Time-Keeping Cells

wall clock by abstractduck on flickr

time-keeping cells light up
Cells thought to be involved with time-keeping light up as a mouse waits at an invisible door on a virtual reality track.  Credit:  Daniel Dombeck/Northwestern University

Perception of Time

I do not believe, or should I say, I do not think each of us experiences Time in the same way. Nor do I think the same individual experiences Time in the same way, all of the time. Really, I mean no pun but have to laugh nonetheless.

The standard of a human-made time-keeping device, a clock or a watch, serves as evidence that we each understand Time differently. 

Having a standard enables each of us to calibrate our internal perceptions of time so that we may arrive at a particular point in space at the same time say, a meeting with a friend for coffee to discuss… learning how to flying. (Now, some of you may want to talk about Transition Training or a Flight Review, but let’s just keep it simple and get back to this device we have created to standardize our use of Time – the Clock. )

Our internal calibration is wonky, as evidenced by the fact that we must reference the time-keeping device often if our own internal Time-Keeping Cells happen to have their own Standard.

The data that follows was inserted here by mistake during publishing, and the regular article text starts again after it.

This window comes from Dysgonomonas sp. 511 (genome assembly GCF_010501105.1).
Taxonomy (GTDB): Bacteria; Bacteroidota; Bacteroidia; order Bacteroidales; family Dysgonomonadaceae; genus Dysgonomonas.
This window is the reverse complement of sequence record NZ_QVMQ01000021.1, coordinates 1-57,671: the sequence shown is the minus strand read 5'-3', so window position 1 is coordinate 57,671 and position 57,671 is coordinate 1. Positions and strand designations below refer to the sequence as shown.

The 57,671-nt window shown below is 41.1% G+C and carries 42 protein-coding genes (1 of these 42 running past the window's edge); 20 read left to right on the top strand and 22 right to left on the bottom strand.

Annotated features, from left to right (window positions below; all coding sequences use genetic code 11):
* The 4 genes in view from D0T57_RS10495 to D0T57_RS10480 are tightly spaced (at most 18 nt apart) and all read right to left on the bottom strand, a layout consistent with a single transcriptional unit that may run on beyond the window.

Research into Time

Current research has uncovered or shed light on (#pun) activity in the mouse brain under a particular circumstance.

Mice were trained to receive a reward if they stopped and waited 6 seconds, while on a treadmill and in front of a virtual door (or “stop”). 

So imagine this: (The mouse on a treadmill is the easy part.) Mice on treadmills on a virtual course established by video screen, happen upon a closed virtual door. If the mouse stops and waits exactly 6 seconds, the door “opens” and the mouse treadmills on to receive their just reward.

Anything else that the mouse does results in the virtual course returning the mouse to the beginning. This is like a bad version of the movie, Groundhog Day.

The Bottom Line

Time- and space-encoding neurons were preferentially active during immobile and locomotion periods, respectively, were anatomically clustered with respect to each other, and preferentially encoded the same variable across tasks or environments.

James G. Heys and Daniel A Dombeck

If you like the song and music, Judy Collin’s version is heavenly.


Read the Research Paper Publication: Evidence for a subcircuit in medial entorhinal cortex representing elapsed time during immobility. Heys JG, Dombeck DA. Nat Neurosci.2018 Nov;21(11):1574-1582. doi: 10.1038/s41593-018-0252-8. Epub 2018 Oct 22. PMID: 30349104.

Read the Abstract on Research Gate

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